Now it seems the Mormon population is shifting north, south and west. As Mormons move to the suburbs, downtown Salt Lake City has grown more religiously diverse - and often more attractive to outsiders.
In the past few years, Mormons near the city center have prayed for more of their own to move in, while real-estate agents alert potential homebuyers than these areas have the smallest LDS concentration. LDS stakes in Sugar House, the Avenues and the areas around the University of Utah, which typically comprise six to nine congregations of 300 to 500 members apiece, have had to regroup, while stakes in South Jordan and North Salt Lake are pushed to the limits.
Like we didn't notice. It's been happening for 15 years now.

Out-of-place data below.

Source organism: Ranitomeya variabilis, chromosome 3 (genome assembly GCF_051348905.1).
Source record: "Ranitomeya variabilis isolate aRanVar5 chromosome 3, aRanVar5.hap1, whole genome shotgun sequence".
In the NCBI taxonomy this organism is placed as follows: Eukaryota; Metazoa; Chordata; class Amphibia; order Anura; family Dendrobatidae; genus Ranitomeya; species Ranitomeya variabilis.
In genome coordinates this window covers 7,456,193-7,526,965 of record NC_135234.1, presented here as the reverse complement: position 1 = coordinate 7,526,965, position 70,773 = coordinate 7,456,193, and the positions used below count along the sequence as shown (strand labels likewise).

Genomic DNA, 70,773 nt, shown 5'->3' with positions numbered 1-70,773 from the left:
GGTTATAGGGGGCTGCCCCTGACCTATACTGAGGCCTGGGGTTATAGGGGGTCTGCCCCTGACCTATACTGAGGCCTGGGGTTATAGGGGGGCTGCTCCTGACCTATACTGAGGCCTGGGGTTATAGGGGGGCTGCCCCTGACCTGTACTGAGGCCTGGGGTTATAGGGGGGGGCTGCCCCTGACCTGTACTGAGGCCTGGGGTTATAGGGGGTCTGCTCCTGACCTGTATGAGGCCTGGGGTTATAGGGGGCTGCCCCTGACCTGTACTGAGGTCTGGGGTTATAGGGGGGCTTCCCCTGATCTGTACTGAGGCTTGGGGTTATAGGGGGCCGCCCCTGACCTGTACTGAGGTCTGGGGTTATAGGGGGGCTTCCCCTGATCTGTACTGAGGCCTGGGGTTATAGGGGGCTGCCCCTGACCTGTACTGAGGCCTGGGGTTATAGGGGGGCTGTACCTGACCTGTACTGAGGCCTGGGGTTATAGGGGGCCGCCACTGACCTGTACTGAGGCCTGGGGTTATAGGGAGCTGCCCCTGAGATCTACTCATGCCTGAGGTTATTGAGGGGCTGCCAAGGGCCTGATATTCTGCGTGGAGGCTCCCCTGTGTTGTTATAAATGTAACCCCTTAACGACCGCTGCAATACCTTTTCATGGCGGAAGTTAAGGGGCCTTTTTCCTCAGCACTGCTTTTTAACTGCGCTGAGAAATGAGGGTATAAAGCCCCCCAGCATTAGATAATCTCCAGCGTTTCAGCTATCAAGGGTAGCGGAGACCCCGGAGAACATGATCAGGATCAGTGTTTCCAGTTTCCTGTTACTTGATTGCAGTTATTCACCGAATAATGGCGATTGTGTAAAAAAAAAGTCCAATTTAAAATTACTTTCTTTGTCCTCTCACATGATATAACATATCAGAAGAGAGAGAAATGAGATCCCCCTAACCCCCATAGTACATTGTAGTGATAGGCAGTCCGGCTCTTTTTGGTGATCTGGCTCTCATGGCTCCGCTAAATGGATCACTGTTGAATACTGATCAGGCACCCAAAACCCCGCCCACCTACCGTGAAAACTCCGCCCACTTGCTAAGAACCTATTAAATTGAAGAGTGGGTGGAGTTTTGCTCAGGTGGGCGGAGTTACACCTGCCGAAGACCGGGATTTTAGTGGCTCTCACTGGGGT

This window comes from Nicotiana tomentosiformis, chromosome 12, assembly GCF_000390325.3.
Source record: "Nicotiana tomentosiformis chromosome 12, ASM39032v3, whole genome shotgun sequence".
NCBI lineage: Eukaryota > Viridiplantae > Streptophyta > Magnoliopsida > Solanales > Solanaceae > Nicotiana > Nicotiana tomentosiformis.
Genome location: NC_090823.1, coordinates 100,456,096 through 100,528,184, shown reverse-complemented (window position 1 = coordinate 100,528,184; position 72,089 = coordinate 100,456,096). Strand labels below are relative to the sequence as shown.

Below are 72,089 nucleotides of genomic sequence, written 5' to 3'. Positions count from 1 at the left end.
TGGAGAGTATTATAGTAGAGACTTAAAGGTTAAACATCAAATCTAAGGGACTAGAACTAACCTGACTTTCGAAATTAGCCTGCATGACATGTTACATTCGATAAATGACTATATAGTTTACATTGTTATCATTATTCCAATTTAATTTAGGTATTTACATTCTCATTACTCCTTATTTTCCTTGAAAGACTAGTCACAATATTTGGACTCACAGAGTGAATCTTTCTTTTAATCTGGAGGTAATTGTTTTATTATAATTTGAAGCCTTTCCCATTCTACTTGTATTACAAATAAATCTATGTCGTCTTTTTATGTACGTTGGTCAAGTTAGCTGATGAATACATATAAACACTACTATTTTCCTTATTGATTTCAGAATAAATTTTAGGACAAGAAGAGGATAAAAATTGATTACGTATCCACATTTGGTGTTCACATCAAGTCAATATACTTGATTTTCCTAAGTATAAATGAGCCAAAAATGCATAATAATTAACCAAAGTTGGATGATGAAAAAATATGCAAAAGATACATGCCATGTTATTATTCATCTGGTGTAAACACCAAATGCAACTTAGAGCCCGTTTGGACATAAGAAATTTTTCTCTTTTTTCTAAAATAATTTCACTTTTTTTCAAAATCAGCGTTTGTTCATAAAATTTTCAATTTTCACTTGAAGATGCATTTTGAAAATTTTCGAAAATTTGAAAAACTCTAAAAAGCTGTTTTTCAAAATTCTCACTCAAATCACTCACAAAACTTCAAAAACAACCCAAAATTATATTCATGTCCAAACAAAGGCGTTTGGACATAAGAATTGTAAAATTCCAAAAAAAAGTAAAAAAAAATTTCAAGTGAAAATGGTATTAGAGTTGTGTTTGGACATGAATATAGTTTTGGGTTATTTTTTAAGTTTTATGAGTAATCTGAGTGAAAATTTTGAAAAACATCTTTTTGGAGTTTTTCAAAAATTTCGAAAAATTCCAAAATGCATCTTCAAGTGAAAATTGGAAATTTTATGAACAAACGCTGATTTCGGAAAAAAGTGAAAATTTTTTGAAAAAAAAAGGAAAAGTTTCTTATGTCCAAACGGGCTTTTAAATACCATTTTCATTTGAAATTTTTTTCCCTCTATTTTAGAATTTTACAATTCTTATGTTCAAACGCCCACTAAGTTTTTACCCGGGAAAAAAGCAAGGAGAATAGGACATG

Oh, and my favorite part:
The flight includes, by the way, many of The Church of Jesus Christ of Latter-day Saints' highest officials. Currently only LDS apostles Dallin H. Oaks, Joseph B. Wirthlin and M. Russell Ballard live on Salt Lake City's east bench. Apostles Russell M. Nelson, Robert D. Hales, Jeffrey R. Holland and David A. Bednar all live in North Salt Lake and Bountiful, as do Henry B. Eyring and Dieter F. Uchtdorf of the governing First Presidency.
Who cares that Gordon B Hinckley lived in East Millcreek before he moved downtown for security reasons. Same with James E Faust. President Monson currently lives in Holladay.